By David Elwell
Daily Sports Writer

Believe it or not, there are a few things about Auburn today that were also true in 1908. The town revolved around the college in 1908 like it does today. Only in 1908 the school was called Alabama Polytechnic Institute. Toomer's Drugstore had been in business for 12 years in 1908, but the oak trees at Toomer's Corner didn't come along until 29 years later. Just like today, football was king in 1908. Coach Mike Donahue's Tigers went 6-1 and shared the Southern Intercollegiate Athletic Association championship with LSU. The 1908 Tigers from Auburn had great players making unbelievable plays. One of them was running back Lewis Hardage of Decatur. In a game played in Birmingham on Oct. 24 against powerhouse Sewanee, Hardage returned a punt 45 yards for the only score in the game. The Montgomery Advertiser story about the game called it "Auburn's Greatest Victory in Many Years." Two weeks later at Ponce de Leon Park in Atlanta, Auburn crushed Georgia Tech 44-0. Hardage had two touchdowns against the Yellow Jackets, who were coached by John Heisman. One of Hardage's touchdowns came on a 108-yard kickoff return on a field that was 110-yards long. That's where local historian Bill Dennis enters the picture. One day in 2014 Dennis was online searching through the archives of an Atlanta newspaper. "I can't remember if I was searching for Auburn or Decatur, Alabama," Dennis, an Auburn graduate, said. "I'm reading the story, and there's the mention of this Auburn player from Decatur, Alabama. I had never heard of him."

The story in the Atlanta newspaper described the 5-foot-10, 165-pound Hardage as having "a straight arm that bowled over the best of the Yellow Jackets and then shook off tacklers as though they were flies. He started like a streak, ran with long, high-stepping strides, and covered ground like a bolt of lightning."Dennis' attention turned to finding out more about Hardage. He discovered a story about an amazing man who unfortunately has been all but forgotten by his hometown. "I think he may have been the greatest athlete to ever come out of Decatur," Dennis said. With the help of local historian Phil Wirey and Phil Allison and his staff at the Morgan County Archives, Dennis found that Hardage was born on Feb. 11, 1891. He was one of three children of Monroe and Katy Hardage who lived on Jackson Street between Fourth Avenue and Sixth Avenue.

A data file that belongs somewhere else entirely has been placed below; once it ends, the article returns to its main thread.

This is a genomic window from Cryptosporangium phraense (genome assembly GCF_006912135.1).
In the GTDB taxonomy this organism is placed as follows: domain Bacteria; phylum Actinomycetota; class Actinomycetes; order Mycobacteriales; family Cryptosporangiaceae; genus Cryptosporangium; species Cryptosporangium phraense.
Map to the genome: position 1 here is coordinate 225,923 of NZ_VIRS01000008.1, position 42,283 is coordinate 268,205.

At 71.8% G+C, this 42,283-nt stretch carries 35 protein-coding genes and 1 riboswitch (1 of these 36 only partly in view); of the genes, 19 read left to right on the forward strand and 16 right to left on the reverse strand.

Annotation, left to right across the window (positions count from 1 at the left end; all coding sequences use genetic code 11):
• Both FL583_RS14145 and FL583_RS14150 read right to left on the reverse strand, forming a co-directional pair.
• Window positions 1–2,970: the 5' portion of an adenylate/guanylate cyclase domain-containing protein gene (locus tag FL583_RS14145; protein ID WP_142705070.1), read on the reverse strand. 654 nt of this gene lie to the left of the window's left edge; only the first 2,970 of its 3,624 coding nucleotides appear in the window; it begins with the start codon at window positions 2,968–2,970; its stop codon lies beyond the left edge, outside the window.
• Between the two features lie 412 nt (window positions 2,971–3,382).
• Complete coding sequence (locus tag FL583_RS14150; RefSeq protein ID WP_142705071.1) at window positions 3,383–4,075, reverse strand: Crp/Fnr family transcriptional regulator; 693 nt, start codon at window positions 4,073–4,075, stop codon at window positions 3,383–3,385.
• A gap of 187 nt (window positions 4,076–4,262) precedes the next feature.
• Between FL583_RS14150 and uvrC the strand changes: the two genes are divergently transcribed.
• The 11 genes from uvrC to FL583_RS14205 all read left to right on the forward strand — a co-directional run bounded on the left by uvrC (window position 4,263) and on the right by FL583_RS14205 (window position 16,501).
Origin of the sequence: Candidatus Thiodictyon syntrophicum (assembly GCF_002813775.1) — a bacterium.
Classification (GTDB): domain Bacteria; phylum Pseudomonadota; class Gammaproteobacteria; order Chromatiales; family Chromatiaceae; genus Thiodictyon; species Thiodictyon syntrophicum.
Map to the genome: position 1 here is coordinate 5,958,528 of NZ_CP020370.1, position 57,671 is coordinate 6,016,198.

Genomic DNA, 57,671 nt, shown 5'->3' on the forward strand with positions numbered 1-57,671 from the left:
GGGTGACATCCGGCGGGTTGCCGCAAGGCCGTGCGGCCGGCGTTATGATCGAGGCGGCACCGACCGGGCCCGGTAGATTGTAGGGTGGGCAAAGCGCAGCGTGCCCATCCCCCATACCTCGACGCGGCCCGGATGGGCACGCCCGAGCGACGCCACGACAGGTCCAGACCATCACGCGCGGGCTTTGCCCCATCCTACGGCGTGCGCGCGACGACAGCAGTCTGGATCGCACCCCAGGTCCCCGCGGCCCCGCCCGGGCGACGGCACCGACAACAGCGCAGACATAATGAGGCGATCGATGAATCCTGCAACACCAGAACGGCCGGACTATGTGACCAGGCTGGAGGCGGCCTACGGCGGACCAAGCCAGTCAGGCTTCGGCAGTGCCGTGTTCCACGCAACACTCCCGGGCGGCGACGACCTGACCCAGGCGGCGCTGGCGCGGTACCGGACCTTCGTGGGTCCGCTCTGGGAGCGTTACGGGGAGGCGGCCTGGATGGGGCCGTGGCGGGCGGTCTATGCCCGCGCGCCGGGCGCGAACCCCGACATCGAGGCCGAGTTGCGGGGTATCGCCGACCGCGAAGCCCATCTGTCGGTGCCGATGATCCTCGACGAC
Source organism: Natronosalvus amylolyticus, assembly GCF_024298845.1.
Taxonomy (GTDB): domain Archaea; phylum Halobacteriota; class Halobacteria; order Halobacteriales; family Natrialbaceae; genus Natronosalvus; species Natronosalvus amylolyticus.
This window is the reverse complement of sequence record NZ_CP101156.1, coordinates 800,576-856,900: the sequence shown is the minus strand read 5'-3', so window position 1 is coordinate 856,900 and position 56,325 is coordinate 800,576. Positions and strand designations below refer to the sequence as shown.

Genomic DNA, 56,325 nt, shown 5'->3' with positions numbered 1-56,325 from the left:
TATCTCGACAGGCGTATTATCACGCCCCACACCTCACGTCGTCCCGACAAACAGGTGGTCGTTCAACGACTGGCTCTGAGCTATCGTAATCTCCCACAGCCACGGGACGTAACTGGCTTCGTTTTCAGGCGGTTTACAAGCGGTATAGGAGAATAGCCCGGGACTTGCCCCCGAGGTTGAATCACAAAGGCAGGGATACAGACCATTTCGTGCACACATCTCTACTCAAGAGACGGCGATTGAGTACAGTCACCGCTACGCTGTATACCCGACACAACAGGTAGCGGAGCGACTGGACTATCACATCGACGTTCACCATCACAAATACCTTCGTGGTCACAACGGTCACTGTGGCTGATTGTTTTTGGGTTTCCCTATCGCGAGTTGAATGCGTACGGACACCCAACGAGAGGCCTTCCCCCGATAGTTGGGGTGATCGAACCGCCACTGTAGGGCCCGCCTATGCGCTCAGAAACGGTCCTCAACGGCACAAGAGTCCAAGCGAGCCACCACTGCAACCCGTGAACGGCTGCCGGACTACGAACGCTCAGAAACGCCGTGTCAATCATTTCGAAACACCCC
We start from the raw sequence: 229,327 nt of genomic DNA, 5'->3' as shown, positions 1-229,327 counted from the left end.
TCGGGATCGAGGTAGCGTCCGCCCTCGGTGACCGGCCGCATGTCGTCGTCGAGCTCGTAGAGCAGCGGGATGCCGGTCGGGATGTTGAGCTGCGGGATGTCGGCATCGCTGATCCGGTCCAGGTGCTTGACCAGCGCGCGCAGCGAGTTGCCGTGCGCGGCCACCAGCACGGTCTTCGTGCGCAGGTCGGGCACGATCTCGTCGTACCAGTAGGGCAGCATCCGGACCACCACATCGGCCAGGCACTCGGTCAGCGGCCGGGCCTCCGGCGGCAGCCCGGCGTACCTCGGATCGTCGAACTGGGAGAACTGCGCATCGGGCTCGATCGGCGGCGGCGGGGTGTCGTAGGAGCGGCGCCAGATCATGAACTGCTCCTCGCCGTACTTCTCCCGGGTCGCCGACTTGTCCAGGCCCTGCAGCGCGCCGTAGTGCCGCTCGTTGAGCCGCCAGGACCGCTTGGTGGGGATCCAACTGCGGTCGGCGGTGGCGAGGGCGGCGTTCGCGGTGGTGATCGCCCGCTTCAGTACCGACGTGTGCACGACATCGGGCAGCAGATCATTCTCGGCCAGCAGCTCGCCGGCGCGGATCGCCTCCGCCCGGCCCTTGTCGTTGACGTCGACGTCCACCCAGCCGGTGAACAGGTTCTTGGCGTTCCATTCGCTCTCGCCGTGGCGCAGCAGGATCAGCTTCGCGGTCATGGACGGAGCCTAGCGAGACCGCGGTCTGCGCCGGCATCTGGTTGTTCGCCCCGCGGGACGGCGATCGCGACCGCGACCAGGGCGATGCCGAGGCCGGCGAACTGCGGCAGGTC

Lewis was the only one to live to adulthood. His uncle, Alexander, was elected mayor of New Decatur in 1915. How Hardage ended up at Auburn is a mystery. What happened while he was there is not. After the 6-1 record in 1908, the Tigers went 6-2 in 1909. Sewanee got revenge with a 12-11 win. Vanderbilt, maybe the best team in the South that season, won 17-0.